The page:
Front cover image for Four and twenty fiddlers : the violin at the English court, 1540-1690

Four and twenty fiddlers : the violin at the English court, 1540-1690

"On 1 May 1540 six Jewish string players newly arrived from Italy were given posts at Henry VIII's court. They were probably the first violinists to set foot in England, and the group they founded became one of the country's most enduring musical institutions, serving Tudors, Stuarts, and Hanoverians in turn. The 24 places established for it by Charles II only finally disappeared from the royal household in this century."--BOOK JACKET. "On one level this book is a history of the first 150 years of this institution. It recognizes for the first time the central role of the court in the musical life of Tudor and Stuart England, and in doing so presents a novel and fascinating picture of the musical profession of the time. But it also explores a number of other issues, largely neglected until now. The first chapter is a new account of the origin of the violin, placed in the wider context of the development of instruments and instrumental music in the later Middle Ages. The second explains the role of music and musicians in the daily round of court life, and their dealings with the court bureaucracy. Running through later chapters is a concern to show how particular genres of consort music derive from the repertory of known ensembles at court and outside, and how the size and composition of these ensembles determined types of scoring and styles of writing."--BOOK JACKET. "The author has examined a mass of archival material for this study, and, by relating it to the surviving musical repertory, shows how seemingly dry-as-dust documents can contribute a good deal to our understanding of music of the past, and can often have a direct bearing on how we should perform it. As befits the director of one of our leading early music groups, Peter Holman tackles head-on many thorny questions of scoring and performance practice raised by the English consort repertory from Henry VIII to Purcell, and reaches some startling conclusions. This book will be of interest not only to scholars of Tudor and Stuart music, but historians in general, as well as string players and anyone involved in performing music of the period."--BOOK JACKET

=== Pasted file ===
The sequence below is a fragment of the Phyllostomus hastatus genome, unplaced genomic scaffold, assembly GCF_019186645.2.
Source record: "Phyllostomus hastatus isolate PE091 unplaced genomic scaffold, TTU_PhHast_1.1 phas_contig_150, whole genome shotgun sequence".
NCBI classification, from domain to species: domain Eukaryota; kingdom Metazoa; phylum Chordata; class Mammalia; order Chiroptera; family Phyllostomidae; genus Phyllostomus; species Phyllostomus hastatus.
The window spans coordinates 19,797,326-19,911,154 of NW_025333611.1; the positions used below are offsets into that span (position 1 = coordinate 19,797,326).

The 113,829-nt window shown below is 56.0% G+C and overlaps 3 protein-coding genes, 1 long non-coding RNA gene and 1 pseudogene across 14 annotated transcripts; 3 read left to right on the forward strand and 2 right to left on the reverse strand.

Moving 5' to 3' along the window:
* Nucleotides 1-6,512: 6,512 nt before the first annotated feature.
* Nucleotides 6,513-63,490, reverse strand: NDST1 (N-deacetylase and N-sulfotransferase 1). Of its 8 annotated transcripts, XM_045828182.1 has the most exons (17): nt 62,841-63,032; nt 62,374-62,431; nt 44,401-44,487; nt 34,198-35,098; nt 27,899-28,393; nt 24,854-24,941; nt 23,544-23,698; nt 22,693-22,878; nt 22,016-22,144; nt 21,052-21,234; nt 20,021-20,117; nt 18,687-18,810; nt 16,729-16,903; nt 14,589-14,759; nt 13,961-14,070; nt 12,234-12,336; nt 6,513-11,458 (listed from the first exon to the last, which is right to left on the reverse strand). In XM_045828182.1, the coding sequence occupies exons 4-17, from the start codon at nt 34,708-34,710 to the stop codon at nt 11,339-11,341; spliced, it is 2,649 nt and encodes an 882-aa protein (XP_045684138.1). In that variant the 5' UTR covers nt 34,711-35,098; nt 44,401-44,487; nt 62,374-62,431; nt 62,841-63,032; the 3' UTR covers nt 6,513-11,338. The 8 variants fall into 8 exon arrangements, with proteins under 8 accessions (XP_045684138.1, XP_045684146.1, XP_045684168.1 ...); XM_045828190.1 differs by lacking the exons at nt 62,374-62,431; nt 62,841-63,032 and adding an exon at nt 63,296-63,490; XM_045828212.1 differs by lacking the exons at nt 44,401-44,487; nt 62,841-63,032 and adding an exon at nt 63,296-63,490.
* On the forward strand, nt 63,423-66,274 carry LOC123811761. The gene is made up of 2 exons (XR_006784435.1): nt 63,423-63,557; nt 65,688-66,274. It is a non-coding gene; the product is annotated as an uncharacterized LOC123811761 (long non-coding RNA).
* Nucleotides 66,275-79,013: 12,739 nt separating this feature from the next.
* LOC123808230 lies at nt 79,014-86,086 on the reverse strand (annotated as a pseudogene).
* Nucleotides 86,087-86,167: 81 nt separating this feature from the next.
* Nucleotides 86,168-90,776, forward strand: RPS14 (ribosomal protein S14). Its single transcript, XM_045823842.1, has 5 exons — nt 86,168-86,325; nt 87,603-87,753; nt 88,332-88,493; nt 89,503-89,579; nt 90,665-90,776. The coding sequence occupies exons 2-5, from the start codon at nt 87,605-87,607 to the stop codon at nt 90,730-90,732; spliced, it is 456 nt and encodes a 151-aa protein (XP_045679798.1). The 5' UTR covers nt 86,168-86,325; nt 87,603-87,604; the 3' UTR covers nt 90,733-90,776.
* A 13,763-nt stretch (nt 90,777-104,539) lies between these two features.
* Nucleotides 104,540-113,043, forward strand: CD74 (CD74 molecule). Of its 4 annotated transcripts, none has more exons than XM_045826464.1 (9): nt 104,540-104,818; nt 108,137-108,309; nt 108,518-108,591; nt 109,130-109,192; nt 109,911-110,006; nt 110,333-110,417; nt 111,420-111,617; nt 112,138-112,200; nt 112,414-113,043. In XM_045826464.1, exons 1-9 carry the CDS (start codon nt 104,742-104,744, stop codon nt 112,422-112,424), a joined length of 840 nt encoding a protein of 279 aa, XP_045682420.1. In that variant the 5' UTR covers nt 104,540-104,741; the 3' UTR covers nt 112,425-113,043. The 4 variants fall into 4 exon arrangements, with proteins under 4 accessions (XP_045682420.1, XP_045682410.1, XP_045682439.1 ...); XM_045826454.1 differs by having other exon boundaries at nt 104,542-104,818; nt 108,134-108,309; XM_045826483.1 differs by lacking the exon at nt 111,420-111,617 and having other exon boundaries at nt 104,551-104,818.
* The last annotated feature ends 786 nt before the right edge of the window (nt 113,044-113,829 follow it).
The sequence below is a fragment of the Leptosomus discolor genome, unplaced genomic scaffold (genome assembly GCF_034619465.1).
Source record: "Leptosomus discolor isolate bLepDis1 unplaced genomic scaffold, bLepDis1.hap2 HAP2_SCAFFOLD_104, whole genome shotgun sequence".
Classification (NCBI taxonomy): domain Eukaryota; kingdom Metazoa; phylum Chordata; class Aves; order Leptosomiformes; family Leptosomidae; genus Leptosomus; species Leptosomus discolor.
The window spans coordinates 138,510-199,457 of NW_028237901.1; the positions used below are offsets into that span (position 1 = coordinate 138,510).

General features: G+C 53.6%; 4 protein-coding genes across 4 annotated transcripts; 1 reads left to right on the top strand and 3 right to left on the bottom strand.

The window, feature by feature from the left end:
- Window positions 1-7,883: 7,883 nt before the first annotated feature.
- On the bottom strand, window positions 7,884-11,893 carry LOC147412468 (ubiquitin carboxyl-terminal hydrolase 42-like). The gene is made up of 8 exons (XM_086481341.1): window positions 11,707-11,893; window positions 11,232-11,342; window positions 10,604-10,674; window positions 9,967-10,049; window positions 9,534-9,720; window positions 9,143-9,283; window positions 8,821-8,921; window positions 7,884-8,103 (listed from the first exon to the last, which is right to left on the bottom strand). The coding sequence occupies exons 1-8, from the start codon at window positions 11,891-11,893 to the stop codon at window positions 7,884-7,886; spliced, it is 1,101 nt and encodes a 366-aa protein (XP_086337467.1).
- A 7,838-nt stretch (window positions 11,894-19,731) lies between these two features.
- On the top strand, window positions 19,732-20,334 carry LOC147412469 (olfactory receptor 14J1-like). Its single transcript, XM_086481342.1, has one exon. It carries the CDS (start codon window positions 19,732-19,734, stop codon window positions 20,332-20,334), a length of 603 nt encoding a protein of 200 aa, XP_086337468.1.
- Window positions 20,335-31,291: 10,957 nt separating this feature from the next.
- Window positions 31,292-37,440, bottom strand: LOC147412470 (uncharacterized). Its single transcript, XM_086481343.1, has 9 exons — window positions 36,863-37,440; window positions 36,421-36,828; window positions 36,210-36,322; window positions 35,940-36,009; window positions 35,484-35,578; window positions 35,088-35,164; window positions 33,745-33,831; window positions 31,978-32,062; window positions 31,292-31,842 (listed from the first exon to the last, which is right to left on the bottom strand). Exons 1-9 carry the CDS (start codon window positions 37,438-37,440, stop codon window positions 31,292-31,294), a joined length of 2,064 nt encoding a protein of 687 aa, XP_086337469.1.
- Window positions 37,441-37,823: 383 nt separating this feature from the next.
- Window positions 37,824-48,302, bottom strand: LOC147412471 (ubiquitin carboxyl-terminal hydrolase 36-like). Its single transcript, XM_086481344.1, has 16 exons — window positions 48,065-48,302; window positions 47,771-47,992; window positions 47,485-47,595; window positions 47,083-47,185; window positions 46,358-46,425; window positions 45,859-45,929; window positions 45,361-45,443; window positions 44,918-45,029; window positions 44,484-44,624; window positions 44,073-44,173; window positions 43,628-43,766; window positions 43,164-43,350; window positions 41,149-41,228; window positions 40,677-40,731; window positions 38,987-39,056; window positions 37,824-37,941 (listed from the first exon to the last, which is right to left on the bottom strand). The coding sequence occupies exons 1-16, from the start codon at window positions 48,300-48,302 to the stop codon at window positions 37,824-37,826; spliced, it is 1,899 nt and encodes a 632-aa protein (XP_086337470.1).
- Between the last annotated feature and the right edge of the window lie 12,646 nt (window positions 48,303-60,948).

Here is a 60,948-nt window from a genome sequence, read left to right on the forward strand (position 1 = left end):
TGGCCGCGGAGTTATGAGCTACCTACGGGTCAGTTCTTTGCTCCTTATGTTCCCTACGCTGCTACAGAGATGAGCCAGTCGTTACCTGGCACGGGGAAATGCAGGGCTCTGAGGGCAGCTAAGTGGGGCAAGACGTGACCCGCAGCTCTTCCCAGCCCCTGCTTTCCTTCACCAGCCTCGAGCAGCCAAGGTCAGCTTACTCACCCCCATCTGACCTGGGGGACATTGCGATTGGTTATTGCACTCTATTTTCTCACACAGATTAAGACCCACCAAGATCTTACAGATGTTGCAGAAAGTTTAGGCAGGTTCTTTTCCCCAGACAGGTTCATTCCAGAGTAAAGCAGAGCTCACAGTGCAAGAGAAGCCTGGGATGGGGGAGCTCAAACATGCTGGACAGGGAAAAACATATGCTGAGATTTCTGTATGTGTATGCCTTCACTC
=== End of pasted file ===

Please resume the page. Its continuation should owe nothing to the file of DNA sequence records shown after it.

Print Book, English, 1993
Clarendon Press ; Oxford University Press, Oxford, New York, 1993
Criticism, interpretation, etc
xxvii, 491 pages : illustrations ; 24 cm.
9780198161455, 9780198165927, 019816145X, 0198165927, 019816145X
"Quagmires of history and terminology" - the origin of the violin; "The place of a musicon in ordinary" - place and patronage at court; "Mynstrelles with straunge soundes" - fiddles, rebecs and viols at the Early-Tudor court; "Musicke of violenze" - the Elizabethan String Consort; "Common musicke" - the violin outside the court; "Nach Englischer Art" - a "lost" repertory of Elizabethan dance music; "In the arte of musicke and skill of danceing" - the Jacobean Court Orchestra; "Coperarios musique" - the households of Prince Henry and Prince Charles; "His majesties musique of violins" - the Caroline Court Orchestra; "The fancy-musick" - the violin and court chamber music; "The fideldedies" - Charles II and the 24 violins; "Waiters upon the violin" - the 24 violins at court; "By intervals design'd" - music for the London stage; "Infinitely gallant" - court masque and opera; "The French fantastical light way" - violins in the Chapel Royal; "A mighty musique entertainment at court" - reform and retrenchment. Appendices: succession of places for string-players at the Early-Tudor court; succession of places for court violinists 1540-1642; succession of places in the 24 violins 1660-1685; some sizes of court violin bands in performance 1607-1685. Donated in memory of Kathleen Parlow